The complex timber roof dominates the medieval nave of the church

A chantry chapel to Morton occupies the extreme north-eastern bay of the north aisle and has an original roof of intersected moulded beams dating to about 1500. Panelling in this chapel came from the 17th-century pulpit, reading desk and box pews. The chancel was also renovated at this time with new windows and a priest’s door cut through its south wall.

The final major building work began in the early 16th century when a three-stage tower of Portland stone, heathstone and flint in chequer-board pattern was added to the west end of the church. The top is glorified by an embattled parapet, crocketed finials and gargoyles. The Royal Commission on Historical Monuments (Dorset) describes this work as ‘among the more imposing late Gothic towers in the county’. Other features also date to this period. Within the nave are thirteen bench-ends elaborately carved with tracery, foliage and linenfold which have been re-instated as pew backs. One of these has an inscribed date of 1547.

Exquisitely carved, painted and gilded, the roof is an awesome monument to Cardinal John Morton

There are three canopied table tombs of note. On the north wall of the chancel, a crisply carved fine-grained limestone monument commemorates John Skerne (died 1593). Above the tomb chest are three brasses depicting John, his wife Margaret and the family coat-of-arms. There are two earlier but similar monuments of the Turberville family both dating to the early part of the 16th century; they are both of Purbeck marble. One is placed on the east wall of the south aisle and the other on the south wall. Both tombs lack their dedicatory brasses. Above the latter tomb is a beautiful five-light window dated to c.1535 and alleged to have been a memorial to John Turberville. The 1875 stained glass bears the family arms as well as that of the Drax family, who are now lords of the manor.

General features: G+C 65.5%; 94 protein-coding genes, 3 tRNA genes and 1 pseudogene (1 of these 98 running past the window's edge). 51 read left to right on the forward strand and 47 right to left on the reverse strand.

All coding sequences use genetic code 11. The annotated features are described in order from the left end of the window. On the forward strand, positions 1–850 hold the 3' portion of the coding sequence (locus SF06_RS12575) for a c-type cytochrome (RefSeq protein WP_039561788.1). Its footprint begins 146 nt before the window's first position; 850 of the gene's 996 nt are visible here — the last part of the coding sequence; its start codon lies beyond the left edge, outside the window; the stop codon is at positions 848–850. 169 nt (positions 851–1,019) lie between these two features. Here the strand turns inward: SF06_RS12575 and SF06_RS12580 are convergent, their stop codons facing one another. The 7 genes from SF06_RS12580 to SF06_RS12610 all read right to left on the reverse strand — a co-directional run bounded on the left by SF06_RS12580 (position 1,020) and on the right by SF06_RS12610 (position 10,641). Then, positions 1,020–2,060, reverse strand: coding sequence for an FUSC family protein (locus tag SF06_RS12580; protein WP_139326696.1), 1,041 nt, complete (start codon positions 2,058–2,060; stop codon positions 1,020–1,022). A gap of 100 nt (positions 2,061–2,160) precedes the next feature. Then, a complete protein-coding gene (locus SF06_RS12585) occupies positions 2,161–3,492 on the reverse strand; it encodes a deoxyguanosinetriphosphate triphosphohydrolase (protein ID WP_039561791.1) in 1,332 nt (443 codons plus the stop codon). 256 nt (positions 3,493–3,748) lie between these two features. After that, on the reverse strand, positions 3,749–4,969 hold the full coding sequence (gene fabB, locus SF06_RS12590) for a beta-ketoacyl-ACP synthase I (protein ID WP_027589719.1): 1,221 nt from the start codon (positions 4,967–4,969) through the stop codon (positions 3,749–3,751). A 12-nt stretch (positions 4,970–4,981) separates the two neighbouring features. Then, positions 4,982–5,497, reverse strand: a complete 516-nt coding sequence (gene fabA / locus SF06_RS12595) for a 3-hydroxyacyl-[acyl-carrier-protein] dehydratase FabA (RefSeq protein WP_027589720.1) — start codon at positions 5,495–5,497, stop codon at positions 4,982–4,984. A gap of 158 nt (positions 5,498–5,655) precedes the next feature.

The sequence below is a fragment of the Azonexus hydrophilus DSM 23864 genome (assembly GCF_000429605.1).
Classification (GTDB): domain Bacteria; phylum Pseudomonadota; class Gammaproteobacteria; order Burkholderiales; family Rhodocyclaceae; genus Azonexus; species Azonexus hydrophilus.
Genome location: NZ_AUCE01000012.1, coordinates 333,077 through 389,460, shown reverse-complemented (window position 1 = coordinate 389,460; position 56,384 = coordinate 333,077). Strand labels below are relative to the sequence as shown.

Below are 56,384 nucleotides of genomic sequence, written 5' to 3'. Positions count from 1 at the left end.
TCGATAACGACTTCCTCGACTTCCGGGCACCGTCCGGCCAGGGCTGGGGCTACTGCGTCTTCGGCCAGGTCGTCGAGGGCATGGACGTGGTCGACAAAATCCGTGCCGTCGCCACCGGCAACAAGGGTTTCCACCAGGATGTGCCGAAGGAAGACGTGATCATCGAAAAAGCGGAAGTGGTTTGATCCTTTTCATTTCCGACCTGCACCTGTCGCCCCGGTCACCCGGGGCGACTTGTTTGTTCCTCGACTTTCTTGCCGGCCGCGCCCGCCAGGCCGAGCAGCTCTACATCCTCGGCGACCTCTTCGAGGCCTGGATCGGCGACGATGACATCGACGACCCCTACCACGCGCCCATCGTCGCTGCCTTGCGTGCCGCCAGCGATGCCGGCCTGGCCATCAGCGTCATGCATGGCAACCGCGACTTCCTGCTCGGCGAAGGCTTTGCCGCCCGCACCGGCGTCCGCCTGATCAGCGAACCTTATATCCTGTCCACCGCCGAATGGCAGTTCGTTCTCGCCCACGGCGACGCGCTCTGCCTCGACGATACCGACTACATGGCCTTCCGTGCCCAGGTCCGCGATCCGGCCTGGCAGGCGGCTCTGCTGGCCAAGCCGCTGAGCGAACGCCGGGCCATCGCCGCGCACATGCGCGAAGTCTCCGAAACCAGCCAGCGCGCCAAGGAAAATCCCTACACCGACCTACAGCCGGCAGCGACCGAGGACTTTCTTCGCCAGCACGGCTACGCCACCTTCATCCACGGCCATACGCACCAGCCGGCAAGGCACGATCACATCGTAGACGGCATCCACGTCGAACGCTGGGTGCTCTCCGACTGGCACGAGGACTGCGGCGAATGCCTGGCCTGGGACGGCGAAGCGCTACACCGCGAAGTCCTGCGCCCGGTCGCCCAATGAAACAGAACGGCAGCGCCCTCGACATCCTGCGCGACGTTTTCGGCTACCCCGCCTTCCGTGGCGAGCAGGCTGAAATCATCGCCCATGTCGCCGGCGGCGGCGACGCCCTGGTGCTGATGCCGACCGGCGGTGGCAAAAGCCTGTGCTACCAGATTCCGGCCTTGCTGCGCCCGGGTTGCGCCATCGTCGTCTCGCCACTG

The ‘Turberville’ window and tomb with coats-of-arms illustrated in stained glass setting off the table tomb below

Until the late 19th century, alterations were minimal. The 1875 restoration ensured that the medieval features were retained and that the new work would blend sensitively with the old. The most visible of the restorations is the stained glass, which is of particularly high quality.

For 1000 years, the church of St John the Baptist has been the focal point of the village. At Christmas in particular, it is central to the seasonal festivities. On Christmas Eve at 6 pm the village children assemble for the Christingle service with their candles cupped in oranges and later at 11.30 pm a further service heralds the celebration of Christmas Day. The church is full to capacity on both occasions.

The incumbent, Canon Ian Woodward has responsibility for Bere Regis, Affpuddle and Turners Puddle, known collectively as the parishes of the Lower Piddle, and as such is part of the Purbeck Rural Deanery. He has been vicar of this living for the last seven years and in that short time has seen dramatic changes, in particular the demise of six local dairy farms with the result that the landscape is now bereft of grazing cattle. Village life continues, however, with the church still a focus and influence for many. In particular, there are strong links with the first school in the village and the middle school at Sandford. Parish activities and a vibrant monthly parish magazine help to strengthen the community and an excellent website, www.bereregiswithaffpuddle.org.uk, takes communication firmly into the 21st century.

Dorset Directory